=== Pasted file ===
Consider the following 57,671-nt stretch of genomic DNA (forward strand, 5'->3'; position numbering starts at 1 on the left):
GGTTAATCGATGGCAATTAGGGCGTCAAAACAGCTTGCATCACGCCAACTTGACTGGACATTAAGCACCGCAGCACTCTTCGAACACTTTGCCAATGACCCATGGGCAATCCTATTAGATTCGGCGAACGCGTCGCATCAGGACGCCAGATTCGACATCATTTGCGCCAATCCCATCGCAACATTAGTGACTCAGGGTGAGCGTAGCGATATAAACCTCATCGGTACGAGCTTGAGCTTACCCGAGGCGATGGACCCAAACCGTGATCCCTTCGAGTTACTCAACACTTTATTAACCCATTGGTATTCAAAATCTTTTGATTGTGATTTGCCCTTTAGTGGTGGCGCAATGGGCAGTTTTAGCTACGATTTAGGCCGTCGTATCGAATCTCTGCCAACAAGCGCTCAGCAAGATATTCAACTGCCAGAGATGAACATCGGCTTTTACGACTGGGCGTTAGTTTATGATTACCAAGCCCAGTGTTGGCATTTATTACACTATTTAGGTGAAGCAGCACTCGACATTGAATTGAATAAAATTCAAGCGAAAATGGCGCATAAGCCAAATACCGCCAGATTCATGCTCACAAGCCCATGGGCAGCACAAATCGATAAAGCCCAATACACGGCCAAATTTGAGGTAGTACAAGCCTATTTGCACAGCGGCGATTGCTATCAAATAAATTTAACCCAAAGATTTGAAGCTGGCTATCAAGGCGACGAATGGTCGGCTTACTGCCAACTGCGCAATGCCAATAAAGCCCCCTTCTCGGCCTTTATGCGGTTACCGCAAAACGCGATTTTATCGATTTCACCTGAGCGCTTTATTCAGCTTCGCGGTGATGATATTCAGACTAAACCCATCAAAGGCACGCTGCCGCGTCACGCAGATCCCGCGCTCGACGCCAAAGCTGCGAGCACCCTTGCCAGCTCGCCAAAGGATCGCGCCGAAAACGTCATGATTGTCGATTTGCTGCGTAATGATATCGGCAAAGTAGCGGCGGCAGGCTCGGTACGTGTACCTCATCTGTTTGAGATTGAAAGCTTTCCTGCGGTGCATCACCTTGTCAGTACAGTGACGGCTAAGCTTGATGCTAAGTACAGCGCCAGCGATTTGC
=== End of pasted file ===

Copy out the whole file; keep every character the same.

Consider the following 57,671-nt stretch of genomic DNA (forward strand, 5'->3'; position numbering starts at 1 on the left):
GGTTAATCGATGGCAATTAGGGCGTCAAAACAGCTTGCATCACGCCAACTTGACTGGACATTAAGCACCGCAGCACTCTTCGAACACTTTGCCAATGACCCATGGGCAATCCTATTAGATTCGGCGAACGCGTCGCATCAGGACGCCAGATTCGACATCATTTGCGCCAATCCCATCGCAACATTAGTGACTCAGGGTGAGCGTAGCGATATAAACCTCATCGGTACGAGCTTGAGCTTACCCGAGGCGATGGACCCAAACCGTGATCCCTTCGAGTTACTCAACACTTTATTAACCCATTGGTATTCAAAATCTTTTGATTGTGATTTGCCCTTTAGTGGTGGCGCAATGGGCAGTTTTAGCTACGATTTAGGCCGTCGTATCGAATCTCTGCCAACAAGCGCTCAGCAAGATATTCAACTGCCAGAGATGAACATCGGCTTTTACGACTGGGCGTTAGTTTATGATTACCAAGCCCAGTGTTGGCATTTATTACACTATTTAGGTGAAGCAGCACTCGACATTGAATTGAATAAAATTCAAGCGAAAATGGCGCATAAGCCAAATACCGCCAGATTCATGCTCACAAGCCCATGGGCAGCACAAATCGATAAAGCCCAATACACGGCCAAATTTGAGGTAGTACAAGCCTATTTGCACAGCGGCGATTGCTATCAAATAAATTTAACCCAAAGATTTGAAGCTGGCTATCAAGGCGACGAATGGTCGGCTTACTGCCAACTGCGCAATGCCAATAAAGCCCCCTTCTCGGCCTTTATGCGGTTACCGCAAAACGCGATTTTATCGATTTCACCTGAGCGCTTTATTCAGCTTCGCGGTGATGATATTCAGACTAAACCCATCAAAGGCACGCTGCCGCGTCACGCAGATCCCGCGCTCGACGCCAAAGCTGCGAGCACCCTTGCCAGCTCGCCAAAGGATCGCGCCGAAAACGTCATGATTGTCGATTTGCTGCGTAATGATATCGGCAAAGTAGCGGCGGCAGGCTCGGTACGTGTACCTCATCTGTTTGAGATTGAAAGCTTTCCTGCGGTGCATCACCTTGTCAGTACAGTGACGGCTAAGCTTGATGCTAAGTACAGCGCCAGCGATTTGC